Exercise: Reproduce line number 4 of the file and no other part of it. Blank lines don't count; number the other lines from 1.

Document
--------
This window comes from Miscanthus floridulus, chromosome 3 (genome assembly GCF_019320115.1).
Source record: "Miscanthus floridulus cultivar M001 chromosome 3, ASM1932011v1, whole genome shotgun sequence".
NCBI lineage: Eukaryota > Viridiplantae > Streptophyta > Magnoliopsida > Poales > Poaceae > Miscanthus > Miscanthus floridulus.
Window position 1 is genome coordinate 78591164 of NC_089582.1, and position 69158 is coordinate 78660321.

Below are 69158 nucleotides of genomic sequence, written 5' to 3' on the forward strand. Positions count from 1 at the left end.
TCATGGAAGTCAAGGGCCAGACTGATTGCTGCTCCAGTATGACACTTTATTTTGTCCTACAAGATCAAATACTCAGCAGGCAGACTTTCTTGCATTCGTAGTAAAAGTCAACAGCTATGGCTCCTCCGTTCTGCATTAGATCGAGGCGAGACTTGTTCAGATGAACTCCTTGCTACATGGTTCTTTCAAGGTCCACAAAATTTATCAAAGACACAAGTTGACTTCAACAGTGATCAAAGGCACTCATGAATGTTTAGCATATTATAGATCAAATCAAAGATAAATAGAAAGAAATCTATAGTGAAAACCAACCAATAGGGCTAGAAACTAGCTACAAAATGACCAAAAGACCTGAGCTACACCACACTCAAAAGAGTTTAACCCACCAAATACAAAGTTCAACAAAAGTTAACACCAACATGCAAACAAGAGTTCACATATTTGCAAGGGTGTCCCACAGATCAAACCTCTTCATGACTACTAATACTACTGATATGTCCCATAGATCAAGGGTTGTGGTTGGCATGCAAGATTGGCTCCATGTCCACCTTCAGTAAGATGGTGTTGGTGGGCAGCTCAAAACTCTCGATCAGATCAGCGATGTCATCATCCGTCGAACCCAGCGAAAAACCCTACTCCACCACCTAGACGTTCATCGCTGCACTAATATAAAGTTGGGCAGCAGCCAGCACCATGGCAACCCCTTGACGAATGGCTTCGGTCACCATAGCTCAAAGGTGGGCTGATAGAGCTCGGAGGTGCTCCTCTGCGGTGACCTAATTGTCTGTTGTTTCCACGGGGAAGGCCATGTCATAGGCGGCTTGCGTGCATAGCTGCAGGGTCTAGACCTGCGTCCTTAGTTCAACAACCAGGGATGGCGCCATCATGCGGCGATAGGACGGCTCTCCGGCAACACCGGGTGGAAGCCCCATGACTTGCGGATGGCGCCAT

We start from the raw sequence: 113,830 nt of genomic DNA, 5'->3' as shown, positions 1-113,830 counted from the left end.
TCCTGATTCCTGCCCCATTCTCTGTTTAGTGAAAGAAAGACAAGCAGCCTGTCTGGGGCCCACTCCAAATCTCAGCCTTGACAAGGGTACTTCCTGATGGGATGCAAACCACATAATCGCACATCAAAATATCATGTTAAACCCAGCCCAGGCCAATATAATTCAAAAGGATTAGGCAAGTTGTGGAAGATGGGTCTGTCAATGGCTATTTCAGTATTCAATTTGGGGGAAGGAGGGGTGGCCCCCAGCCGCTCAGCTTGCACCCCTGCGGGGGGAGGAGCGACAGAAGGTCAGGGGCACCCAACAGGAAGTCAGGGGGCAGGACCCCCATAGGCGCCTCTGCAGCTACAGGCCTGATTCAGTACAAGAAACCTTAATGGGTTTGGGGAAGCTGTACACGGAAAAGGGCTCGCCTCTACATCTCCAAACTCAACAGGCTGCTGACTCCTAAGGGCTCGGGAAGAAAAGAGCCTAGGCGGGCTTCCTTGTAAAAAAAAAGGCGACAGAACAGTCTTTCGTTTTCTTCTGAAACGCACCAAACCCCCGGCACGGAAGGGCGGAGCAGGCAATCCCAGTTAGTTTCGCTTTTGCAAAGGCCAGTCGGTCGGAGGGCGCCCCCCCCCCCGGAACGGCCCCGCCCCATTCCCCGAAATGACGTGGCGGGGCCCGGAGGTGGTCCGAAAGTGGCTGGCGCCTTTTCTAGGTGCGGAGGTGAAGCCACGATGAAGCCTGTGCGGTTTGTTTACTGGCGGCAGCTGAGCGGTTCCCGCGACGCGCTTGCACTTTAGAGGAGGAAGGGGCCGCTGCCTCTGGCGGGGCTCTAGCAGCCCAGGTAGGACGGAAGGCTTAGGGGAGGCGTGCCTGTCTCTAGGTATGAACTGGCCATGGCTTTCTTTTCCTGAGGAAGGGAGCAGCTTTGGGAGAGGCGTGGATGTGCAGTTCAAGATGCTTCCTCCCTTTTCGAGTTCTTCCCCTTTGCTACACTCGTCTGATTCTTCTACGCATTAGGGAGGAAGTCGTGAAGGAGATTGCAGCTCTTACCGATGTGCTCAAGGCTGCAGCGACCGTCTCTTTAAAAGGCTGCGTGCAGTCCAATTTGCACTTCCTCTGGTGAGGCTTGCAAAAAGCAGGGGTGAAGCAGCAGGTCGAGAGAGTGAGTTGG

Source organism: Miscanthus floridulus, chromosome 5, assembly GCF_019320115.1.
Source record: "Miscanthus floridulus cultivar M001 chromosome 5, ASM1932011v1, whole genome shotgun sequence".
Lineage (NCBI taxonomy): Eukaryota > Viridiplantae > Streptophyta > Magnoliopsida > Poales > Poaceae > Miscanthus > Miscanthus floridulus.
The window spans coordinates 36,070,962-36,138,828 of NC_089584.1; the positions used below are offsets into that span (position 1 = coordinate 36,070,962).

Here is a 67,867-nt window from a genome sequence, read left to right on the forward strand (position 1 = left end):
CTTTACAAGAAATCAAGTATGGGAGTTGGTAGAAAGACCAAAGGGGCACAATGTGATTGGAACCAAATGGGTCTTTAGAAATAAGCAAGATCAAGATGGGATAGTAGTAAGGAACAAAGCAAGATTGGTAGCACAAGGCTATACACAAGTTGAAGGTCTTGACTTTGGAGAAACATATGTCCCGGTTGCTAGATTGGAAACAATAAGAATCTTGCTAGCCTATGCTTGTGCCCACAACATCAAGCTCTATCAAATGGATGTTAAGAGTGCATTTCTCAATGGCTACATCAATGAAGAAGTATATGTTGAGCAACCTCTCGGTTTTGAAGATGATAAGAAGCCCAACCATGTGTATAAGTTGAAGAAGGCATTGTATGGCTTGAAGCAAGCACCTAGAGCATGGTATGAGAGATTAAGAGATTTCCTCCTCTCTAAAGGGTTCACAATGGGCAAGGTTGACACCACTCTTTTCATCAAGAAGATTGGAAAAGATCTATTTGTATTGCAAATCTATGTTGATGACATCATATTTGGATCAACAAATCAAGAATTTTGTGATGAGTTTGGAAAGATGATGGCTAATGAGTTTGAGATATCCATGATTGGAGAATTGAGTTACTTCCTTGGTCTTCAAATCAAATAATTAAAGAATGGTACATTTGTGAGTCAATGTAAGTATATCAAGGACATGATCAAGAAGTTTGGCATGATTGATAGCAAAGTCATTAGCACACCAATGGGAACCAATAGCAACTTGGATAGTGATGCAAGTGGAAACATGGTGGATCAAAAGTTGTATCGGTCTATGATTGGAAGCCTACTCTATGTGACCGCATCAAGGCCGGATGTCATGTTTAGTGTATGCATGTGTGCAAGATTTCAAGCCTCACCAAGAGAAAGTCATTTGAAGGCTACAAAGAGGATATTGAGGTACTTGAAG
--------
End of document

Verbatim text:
Window position 1 is genome coordinate 78591164 of NC_089582.1, and position 69158 is coordinate 78660321.